The Philadelphia school district may begin using a weighted-student funding formula in its schools. The board will see Superintendent Arlene Ackerman’s proposal tonight, reports The Philadelphia Inquirer.
Such formulas would base funding on the particular needs of students in a school, rather than enrollment.
Typically, school districts use “staff-based” budgeting. In those formulas, for example, for every 30 students, a school may get another teacher, and for every 500 students, another assistant principal.
Ackerman says moving to a weighted-student formula would help ensure schools with students who have greater needs receive a more equitable share of school funding. The funding formula would be worked out by a committee and implemented in 57 schools next school year.
Under Ackerman’s plan, school-based advisory councils, comprised of staff, parents and perhaps students, would determine how the money is spent.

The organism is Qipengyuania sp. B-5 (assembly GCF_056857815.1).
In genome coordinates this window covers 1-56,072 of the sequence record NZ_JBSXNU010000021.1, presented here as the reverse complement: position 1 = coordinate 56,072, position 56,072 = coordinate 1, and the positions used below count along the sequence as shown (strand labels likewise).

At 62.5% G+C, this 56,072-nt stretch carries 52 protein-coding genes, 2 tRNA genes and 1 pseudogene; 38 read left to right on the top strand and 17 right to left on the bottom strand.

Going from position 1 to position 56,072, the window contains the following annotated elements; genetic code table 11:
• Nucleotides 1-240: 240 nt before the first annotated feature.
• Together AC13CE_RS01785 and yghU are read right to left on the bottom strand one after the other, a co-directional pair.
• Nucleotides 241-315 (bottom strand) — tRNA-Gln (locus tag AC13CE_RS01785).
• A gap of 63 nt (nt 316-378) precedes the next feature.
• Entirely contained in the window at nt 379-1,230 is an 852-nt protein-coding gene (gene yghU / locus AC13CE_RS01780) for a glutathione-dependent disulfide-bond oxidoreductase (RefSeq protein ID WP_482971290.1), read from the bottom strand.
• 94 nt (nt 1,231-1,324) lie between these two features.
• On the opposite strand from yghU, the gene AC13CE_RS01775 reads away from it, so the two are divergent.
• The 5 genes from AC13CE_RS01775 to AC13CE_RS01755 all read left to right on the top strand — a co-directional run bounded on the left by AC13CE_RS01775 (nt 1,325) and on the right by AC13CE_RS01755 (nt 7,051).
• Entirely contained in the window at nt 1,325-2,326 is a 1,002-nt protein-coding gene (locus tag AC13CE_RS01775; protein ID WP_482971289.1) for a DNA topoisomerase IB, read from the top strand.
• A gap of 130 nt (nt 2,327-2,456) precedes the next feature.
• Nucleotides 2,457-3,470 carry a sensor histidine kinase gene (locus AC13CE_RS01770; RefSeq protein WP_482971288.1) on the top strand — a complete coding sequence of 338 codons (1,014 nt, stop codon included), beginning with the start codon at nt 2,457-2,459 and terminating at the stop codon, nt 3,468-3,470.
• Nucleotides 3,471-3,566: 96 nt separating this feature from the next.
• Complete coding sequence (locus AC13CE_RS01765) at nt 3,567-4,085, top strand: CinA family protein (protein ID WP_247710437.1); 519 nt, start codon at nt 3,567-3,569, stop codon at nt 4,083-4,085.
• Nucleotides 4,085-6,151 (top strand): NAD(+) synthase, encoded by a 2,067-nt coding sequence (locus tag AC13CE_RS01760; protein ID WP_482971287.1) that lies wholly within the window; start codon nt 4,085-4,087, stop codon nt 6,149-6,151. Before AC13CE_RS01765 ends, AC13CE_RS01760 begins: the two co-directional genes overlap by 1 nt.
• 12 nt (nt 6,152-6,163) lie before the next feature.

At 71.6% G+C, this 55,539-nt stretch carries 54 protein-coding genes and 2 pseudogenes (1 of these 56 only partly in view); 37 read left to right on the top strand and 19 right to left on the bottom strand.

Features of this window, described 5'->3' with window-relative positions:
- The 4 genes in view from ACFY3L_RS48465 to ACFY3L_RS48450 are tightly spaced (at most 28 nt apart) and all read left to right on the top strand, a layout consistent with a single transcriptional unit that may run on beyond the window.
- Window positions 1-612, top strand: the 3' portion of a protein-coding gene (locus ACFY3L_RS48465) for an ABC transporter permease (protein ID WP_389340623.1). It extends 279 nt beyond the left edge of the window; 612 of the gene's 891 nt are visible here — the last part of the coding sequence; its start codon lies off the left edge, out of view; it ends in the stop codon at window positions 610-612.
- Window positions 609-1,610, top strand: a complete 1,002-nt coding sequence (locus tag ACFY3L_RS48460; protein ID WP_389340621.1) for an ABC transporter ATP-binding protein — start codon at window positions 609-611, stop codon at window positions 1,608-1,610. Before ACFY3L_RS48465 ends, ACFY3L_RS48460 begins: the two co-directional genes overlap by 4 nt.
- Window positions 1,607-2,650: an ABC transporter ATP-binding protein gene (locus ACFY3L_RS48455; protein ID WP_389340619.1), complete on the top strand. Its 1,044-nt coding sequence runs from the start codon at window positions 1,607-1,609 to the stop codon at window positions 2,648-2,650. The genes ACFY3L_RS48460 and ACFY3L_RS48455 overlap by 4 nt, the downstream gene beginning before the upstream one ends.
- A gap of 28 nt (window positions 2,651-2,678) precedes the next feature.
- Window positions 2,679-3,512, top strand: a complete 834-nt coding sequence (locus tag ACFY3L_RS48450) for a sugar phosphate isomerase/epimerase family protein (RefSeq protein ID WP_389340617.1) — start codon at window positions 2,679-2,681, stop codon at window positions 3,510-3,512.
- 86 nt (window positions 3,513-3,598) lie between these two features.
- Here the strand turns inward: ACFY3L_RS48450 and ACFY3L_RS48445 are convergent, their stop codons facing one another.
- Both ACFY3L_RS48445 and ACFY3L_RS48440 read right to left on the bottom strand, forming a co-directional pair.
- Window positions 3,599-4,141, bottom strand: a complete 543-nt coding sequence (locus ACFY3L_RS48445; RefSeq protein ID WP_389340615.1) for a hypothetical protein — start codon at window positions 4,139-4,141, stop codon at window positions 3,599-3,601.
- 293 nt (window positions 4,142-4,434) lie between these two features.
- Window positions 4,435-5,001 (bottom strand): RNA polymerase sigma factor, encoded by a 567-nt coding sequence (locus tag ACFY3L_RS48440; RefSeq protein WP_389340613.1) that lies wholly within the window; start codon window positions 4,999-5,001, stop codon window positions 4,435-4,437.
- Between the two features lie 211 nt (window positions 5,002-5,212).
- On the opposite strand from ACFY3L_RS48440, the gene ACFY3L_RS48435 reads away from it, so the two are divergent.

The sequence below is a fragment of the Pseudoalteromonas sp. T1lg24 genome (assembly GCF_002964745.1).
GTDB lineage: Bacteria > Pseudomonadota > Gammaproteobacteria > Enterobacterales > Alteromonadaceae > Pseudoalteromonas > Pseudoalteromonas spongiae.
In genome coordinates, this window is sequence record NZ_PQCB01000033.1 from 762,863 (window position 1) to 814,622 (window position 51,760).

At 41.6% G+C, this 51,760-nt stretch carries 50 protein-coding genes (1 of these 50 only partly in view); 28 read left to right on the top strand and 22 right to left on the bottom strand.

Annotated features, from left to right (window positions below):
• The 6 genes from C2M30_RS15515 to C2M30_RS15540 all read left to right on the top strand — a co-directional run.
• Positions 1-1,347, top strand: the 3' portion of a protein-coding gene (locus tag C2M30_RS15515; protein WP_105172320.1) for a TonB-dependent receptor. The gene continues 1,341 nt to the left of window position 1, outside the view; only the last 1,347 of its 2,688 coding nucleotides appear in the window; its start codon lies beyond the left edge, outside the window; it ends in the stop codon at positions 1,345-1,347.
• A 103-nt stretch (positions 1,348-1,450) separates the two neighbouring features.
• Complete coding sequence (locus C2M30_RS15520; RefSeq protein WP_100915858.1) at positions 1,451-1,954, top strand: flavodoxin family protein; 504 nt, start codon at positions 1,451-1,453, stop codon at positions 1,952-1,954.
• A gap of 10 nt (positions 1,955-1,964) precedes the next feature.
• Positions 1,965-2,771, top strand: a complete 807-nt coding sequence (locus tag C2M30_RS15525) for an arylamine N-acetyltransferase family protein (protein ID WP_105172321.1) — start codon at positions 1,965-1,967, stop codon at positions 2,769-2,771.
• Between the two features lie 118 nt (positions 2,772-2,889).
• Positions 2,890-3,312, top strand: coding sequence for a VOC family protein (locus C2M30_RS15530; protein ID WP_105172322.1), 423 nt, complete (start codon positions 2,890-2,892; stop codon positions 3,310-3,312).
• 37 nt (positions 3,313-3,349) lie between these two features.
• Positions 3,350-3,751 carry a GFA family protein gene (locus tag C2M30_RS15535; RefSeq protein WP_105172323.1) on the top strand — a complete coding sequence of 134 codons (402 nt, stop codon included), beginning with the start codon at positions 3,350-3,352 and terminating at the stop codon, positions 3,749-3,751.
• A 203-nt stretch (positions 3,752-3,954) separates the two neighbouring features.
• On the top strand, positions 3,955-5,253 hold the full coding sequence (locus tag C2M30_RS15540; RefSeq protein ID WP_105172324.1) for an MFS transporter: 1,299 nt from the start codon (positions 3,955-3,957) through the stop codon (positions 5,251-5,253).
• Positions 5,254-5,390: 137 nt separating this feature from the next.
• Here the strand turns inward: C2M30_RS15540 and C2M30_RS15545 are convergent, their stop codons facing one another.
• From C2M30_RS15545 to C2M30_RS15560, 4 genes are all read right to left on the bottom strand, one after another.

This is not the first time Ackerman has used a weighted-student funding formula in a school district. She brought such a change 10 years ago to the San Francisco school district while she was superintendent there.
Read this paper (pg. 7-13) from Stacey Childress, a co-director of Harvard University’s Public Education Leadership Project, to learn more about how the policy worked, and didn’t, in San Francisco. Parts of the strategy still remain in place, even though Ackerman left San Francisco in 2006.
A November 2008 report by the American Institutes for Research, based on examining the weighted-student funding formulas used in San Fransisco and Oakland, Calif., found that the funding method did, in fact, help direct more dollars toward students who need more resources, such as English-language learners and students with disabilities, and most educators preferred it. You can read my story on it here.
A version of this news article first appeared in the District Dossier blog.